Factories are shuttering across the Rust Belt, but at the General Motors plant in Lansing, Michigan, the assembly lines are still rolling. This plant is supposed to showcase the “new GM”: no sullen human cogs tightening bolts on an endless stream of indifferent cars, but small autonomous teams working together to produce top-quality automobiles. A massive, multi-building affair with a gleaming white exterior, the facility has been recently refurbished. It looks like what a car dealership might want to be when it grows up.
Then you go inside, and you are peering into the innards of the American auto industry. For as many times as I am reminded about the facility’s new bells and whistles and environmental certifications, this still looks a lot like the old GM. A stamping machine the size of a summer cabin turns sheets of metal into body parts. Incomplete autos with their gray-metal bones half exposed roll down the line, one every 72 seconds. At regular intervals, robot arms seem to jump out of nowhere, unerringly delivering dozens of precision spot welds in a few seconds. Workers step out onto the line with the rapid-but-casual grace that comes from long repetition, tighten here and fill there, then step back to let the next car roll forward.
It’s all a bit magical. Watching raw materials turn into familiar objects always is—but especially so in an auto plant, where the sheer scale both captures and defies the imagination. Perhaps it was that magical mood that made me look at the Buick Enclaves rolling off that assembly line and think: Hey, I wouldn’t mind owning one of those. Since I’m an unrepentant latte-sipping coastal urbanite, that’s a rather novel thought.
But the Enclave, GM’s luxury crossover sport-utility vehicle, is a pretty good car. It is, I am unashamed to say, very attractive. It also gets good marks for performance, noise reduction, and safety. And Buick seems to have a lot of happy customers. This year, Buick and Lincoln-Mercury topped the American Customer Satisfaction Index—the first time that American carmakers have occupied the two top spots. Cadillac was just two points behind.
If it weren’t for the $50 billion we’ve given GM over the past two years, this plant might well be dark, the machines silent, the workers scattered. I opposed the bailouts, at the time; I couldn’t see how the chance of a slightly worse recession merited the government’s giving $50 billion to a company that had been steadily, even willfully, marching toward disaster for decades. But since we went and bailed out the auto companies anyway, I went to Detroit to find out what our $50 billion bought us—and whether we had any hope of getting that money back.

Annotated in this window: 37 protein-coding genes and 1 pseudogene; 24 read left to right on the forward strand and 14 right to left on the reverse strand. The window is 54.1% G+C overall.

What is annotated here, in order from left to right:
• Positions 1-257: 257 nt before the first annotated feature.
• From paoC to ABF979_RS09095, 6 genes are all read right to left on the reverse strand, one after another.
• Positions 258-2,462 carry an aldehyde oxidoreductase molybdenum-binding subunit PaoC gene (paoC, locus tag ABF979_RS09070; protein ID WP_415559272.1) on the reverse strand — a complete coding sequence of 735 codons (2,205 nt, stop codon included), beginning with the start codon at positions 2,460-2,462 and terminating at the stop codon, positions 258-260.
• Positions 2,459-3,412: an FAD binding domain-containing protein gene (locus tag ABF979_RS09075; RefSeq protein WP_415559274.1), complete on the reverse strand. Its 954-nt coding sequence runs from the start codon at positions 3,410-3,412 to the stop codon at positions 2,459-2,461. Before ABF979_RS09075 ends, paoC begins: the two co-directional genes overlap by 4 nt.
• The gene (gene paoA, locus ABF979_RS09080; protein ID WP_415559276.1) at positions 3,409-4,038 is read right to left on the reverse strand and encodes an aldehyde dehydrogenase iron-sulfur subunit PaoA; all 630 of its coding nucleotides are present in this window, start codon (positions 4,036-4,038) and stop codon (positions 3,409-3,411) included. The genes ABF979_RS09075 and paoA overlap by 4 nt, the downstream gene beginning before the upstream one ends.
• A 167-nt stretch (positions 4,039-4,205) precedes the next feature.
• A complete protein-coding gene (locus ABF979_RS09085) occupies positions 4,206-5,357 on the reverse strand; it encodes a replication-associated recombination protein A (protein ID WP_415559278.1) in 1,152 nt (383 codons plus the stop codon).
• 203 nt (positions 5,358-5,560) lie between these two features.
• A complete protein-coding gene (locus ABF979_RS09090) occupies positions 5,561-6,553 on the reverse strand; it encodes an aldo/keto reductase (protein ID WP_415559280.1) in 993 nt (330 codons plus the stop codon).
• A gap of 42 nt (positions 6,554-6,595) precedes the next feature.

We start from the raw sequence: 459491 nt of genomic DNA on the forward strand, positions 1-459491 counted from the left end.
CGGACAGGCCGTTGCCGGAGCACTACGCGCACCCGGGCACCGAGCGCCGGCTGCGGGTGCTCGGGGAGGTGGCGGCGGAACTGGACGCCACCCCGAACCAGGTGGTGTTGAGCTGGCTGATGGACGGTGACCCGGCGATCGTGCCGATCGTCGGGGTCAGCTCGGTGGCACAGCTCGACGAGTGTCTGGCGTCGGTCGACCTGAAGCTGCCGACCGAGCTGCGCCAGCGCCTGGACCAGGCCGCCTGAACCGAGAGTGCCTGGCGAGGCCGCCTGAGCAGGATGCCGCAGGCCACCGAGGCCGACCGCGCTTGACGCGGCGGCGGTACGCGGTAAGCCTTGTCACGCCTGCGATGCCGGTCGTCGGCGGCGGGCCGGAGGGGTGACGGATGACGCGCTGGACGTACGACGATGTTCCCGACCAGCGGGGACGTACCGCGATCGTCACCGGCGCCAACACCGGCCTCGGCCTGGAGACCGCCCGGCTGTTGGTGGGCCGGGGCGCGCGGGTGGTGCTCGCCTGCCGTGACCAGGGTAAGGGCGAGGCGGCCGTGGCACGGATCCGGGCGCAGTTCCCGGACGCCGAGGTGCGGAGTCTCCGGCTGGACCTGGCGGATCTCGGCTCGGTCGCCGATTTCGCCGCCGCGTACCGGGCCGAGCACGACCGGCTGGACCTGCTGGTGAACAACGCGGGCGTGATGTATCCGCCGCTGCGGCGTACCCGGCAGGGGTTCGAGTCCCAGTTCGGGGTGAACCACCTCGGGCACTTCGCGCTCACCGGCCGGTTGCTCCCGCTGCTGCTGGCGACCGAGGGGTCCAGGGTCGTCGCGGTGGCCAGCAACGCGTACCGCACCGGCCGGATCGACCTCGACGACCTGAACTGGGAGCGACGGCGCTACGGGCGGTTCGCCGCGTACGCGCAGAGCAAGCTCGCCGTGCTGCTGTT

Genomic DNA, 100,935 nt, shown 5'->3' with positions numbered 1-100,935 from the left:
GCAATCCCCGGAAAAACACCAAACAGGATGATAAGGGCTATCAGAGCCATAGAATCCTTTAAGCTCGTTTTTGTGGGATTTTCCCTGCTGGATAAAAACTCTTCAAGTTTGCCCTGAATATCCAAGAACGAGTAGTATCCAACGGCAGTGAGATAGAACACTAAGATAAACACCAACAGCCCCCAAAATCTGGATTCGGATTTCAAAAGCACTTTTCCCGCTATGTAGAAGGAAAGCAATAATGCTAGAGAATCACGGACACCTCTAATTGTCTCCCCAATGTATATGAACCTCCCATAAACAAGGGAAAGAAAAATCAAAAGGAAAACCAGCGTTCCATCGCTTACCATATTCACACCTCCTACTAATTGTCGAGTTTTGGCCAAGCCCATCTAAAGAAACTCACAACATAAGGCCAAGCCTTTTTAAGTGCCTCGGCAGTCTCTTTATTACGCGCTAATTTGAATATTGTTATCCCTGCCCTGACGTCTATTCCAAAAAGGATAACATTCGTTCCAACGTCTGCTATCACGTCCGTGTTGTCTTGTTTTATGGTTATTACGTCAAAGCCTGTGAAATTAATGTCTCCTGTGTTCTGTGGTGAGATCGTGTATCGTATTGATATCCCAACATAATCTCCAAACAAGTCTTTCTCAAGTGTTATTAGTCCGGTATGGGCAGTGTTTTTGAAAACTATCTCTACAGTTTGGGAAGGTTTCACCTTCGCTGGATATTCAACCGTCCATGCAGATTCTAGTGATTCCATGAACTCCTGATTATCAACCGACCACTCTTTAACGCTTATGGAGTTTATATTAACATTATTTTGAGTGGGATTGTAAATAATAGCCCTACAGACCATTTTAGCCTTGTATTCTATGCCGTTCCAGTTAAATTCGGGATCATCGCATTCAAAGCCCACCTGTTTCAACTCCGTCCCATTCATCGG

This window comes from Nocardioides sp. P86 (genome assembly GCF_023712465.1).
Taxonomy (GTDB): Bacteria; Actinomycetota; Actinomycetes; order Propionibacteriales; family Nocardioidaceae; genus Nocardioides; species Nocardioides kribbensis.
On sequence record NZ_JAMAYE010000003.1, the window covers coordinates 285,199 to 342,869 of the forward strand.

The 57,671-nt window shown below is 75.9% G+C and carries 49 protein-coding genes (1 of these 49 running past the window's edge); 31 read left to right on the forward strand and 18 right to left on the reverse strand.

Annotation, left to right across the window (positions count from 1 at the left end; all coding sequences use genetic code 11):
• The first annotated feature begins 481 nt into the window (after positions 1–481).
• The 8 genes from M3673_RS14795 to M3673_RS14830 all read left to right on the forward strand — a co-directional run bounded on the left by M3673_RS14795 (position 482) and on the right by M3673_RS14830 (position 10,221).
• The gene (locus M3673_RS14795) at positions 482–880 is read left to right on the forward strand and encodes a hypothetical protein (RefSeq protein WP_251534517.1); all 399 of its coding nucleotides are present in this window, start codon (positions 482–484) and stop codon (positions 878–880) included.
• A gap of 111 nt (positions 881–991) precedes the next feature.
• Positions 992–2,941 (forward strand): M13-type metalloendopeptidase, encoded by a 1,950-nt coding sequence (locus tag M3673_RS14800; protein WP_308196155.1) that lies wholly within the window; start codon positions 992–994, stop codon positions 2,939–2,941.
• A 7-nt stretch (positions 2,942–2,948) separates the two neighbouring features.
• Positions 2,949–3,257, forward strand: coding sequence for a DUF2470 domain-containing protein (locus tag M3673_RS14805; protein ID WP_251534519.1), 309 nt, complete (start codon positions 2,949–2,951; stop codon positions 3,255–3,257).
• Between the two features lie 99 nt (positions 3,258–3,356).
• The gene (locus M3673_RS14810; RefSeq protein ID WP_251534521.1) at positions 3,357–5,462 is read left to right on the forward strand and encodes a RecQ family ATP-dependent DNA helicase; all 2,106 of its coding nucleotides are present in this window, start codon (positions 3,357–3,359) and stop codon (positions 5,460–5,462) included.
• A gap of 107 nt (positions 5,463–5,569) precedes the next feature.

According to former “Car Czar” Steven Rattner, writing in his recently released Overhaul: An Insider’s Account of the Obama Administration’s Emergency Rescue of the Auto Industry, when President Obama sat down to talk about the automakers, he asked, “Why can’t they make a Corolla?” For many people, that question seems to cut to the heart of the decline of American auto manufacturing. Why can’t GM make a decent, affordable, small car?
The truth is, GM can make good small cars. It does make good small cars. The company’s Opel division has regularly been on the list of the top-selling European (read: small) cars. The problem is, success in Europe hasn’t translated to the United States, which is GM’s core market.
Stephen Girsky, who became an adviser to the autoworkers when the financial crisis hit the auto industry, and now is a vice chairman at GM and sits on its board, argues that the reason American auto manufacturers haven’t produced the elusive American Corolla is that there’s no market for it—or at least, not at a price point that the old GM was able to meet. He mentions the Fiat 500, the smash-hit economy car that is supposed to save Chrysler. “In Europe, that car sells for 15,000 euros. I’m not sure it could get 15,000 dollars here. It won’t sell for that much money.” Nonetheless, even Girsky agrees that if GM can’t make a profit on cars, rather than only on the trucks that have provided its sporadic margins for the last two decades, the company can’t make it.
Of course, Toyota makes money on small cars in America. But Detroit’s legacy costs have all but guaranteed that it can’t follow suit. For decades, U.S. auto companies have been struggling with the lavish deals on wages and benefits that they made with the United Auto Workers back in the days before foreign competition broke down the Big Three’s cozy oligopoly. David Cole of the Center for Automotive Research estimates that this left GM with a “cost penalty” of more than $1,000 per car between its production costs and the competition’s.
With the union clinging fiercely to its benefits, management could take the money out of only one place: the cars. As Cole says, “You’ve got this sunk cost, and your competitors are setting the price” in the small-car market. “What do you do? You start pulling features out or using cheaper materials.”
That meant that at any given price point, they had to offer lower quality than their competitors—especially in the smallest, cheapest cars, for which the cost penalty was so large in proportion to the total cost. No wonder the Big Three were so focused on trucks and SUVs, where they could more easily fold legacy costs into higher selling prices.
With GM’s government-backed bankruptcy in June 2009, all of this has changed. Though critics worried that government ownership would hamstring the company’s efforts to close plants and cut jobs, the administration was surprisingly businesslike. In Rattner’s telling, when auto-task-force member Ron Bloom brought up the loss of tens of thousands of autoworker jobs, Chief of Staff Rahm Emanuel responded succinctly: “Fuck the UAW.”
GM has closed 13 plants and shed 25,000 union jobs, bringing its total number of hourly employees to just 53,000 in the United States. It has also turned retiree health costs over to the union, closed dealerships, reduced debt. All in all, Cole estimates that the reorganization let GM reduce its costs by $4,000 to $6,000 per car, with $1,000 of that coming just from debt reduction. “Now, instead of a cost disadvantage, you have a cost advantage.”
Cole says that GM is already using that advantage to deliver higher quality, even in the small-car market. He points to the latest Chevy Cruze, the company’s answer to the Corolla and the Civic. With a sophisticated new rear suspension, spacious interior, and small-but-important amenities like better noise reduction, it’s arguably a better car than its Japanese competitors. As Jack Baruth, a reviewer on thetruthabout cars.com, recently wrote, “It’s well-positioned against the Civic and Corolla. I believe that it beats both of those cars in significant, measurable ways.”